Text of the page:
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On The Death Of A Little Soldier
by [?]

When I speak of this little soldier who fell a few days ago, up there in the Vosges, it is not that I may mourn him publicly. It behoves us in these days to mourn our dead in secret. Personal sorrows no longer count; and we must learn how to suppress them in the presence of that greater sorrow which extends over all the world, the particular sorrow of the mothers who are setting us an example of the most heroic silence that human suffering has been taught to observe since suffering first visited womankind. For the admirable silence of the mothers is one of the great and striking lessons of this war. Amid that tragic and sublime silence no regret dare make itself heard.

But, though my grief remains dumb, my admiration can still raise its voice; and in speaking of this young soldier, who had not reached man’s estate and who died as the bravest of men, I speak of all his brothers-in-arms and hail thousands like him in his name, which name becomes a great and glorious symbol; for at this time, when a prodigious wave of unselfishness and courage, surging up from the very depths of the human race, uplifts the men who are fighting and giving their lives for its future, they all resemble one another in the same perfection.

My friend Raymond Bon was a sergeant in the 27th battalion of the Chasseurs Alpins. He left for the front in August, 1914, with the other recruits of the 1915 class, which means that he was hardly twenty years of age; and he won his stripes on the battlefield, after being twice named in dispatches. The second time was on returning from a murderous assault at Thann, in Upper Alsace, in which he had greatly distinguished himself. I quote the exact words:

“Corporal Bon is mentioned in the orders of the battalion for his gallantry under fire and his indifference to danger. When the leader of his section was killed, Bon took command, rushed to the front and, shouting to his men to follow him, gave proofs of the greatest initiative and courage. He was the first in the enemy’s trenches with his section.”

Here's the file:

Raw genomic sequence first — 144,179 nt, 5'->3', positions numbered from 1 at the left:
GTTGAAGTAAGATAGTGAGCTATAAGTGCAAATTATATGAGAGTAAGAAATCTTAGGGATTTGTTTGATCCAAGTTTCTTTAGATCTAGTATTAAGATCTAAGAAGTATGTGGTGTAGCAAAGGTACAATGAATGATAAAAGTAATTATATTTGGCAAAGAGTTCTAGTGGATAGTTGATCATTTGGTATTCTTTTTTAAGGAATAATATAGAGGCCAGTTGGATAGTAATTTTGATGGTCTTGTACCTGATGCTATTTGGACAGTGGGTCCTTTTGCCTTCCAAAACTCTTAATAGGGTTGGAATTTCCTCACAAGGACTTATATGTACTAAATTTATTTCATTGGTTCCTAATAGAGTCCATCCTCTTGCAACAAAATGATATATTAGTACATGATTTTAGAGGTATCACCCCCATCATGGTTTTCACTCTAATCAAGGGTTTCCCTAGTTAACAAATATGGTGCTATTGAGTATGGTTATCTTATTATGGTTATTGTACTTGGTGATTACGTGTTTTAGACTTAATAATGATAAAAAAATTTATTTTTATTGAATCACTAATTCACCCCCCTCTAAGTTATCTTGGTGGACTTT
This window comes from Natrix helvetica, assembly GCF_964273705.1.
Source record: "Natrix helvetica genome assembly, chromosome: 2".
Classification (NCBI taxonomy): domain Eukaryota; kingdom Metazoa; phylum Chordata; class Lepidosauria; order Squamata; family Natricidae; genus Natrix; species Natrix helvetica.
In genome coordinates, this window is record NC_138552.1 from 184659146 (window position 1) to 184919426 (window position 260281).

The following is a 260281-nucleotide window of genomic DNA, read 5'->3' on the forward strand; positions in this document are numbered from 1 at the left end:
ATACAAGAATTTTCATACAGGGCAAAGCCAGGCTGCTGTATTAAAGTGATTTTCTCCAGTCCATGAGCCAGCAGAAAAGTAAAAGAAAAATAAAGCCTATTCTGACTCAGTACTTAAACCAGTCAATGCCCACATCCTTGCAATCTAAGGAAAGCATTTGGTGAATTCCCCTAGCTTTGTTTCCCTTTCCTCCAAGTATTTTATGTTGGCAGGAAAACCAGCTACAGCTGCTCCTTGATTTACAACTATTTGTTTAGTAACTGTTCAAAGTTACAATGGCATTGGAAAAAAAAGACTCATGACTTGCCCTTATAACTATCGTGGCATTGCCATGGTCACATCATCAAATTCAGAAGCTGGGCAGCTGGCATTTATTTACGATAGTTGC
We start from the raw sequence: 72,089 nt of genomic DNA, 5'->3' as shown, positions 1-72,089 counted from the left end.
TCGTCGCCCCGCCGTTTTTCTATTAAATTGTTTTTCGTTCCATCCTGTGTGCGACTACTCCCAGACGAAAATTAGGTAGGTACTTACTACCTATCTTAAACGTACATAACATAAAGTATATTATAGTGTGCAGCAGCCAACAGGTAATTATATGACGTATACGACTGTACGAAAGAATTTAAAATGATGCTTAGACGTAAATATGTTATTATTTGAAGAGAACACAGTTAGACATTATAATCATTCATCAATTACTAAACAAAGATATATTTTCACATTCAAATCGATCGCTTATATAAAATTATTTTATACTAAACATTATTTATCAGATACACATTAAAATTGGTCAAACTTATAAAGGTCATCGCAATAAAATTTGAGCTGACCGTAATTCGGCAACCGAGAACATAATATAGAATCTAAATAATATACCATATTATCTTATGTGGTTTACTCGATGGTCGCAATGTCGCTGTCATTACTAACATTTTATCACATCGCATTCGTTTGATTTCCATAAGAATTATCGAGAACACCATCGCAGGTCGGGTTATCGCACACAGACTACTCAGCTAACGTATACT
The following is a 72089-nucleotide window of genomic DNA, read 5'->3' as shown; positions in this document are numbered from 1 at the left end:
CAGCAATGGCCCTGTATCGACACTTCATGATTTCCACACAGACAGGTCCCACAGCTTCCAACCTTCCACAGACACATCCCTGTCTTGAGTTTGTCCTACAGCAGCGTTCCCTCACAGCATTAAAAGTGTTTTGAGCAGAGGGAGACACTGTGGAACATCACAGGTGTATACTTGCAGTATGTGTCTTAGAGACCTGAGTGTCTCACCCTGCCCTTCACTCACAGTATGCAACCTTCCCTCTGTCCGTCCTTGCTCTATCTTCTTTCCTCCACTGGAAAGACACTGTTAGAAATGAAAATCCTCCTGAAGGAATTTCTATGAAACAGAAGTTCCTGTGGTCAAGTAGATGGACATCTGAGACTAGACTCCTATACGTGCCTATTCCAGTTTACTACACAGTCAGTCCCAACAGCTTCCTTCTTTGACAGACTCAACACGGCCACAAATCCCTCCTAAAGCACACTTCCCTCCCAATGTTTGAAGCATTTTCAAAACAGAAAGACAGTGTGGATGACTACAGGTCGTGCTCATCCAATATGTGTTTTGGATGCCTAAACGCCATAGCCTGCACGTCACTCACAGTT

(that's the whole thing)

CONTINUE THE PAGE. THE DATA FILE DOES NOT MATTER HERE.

That day he was promoted to sergeant and complimented by the general in front of his battalion in the following terms:

“This is the second time, my friend, that I am told what you have done; next time you shall be told what I have done.”

To-day men tell of his death, but also of the undying glory which death alone confers.

“At Hartmannsviller,” writes one of Bon’s comrades, “according to his captain’s story, our friend’s company was held in reserve, waiting to support the attack delivered by a regiment of infantry. The order came to support and reinforce the attack. The company at once leapt from the trenches, with the captain and Bon at its head. There was a salvo of artillery; and the bursting of a great shell caught Raymond almost full in the body, smashing his right leg and his chest. The captain was hit in the right hand. Notwithstanding his horrible wounds, Bon did not lose consciousness; he was able to stammer out a few words and to press the hand which the captain gave him. In less than two minutes all was over.”

And the captain adds:

“Always ready to sacrifice himself; a brave among the brave.”

These are modest and yet glorious details: modest because they are so very common, because they are constantly being repeated in their noble monotony and springing up from every side, numberless as the essential actions of our daily life; and glorious because before this war they seemed so rare and almost legendary and incomprehensible.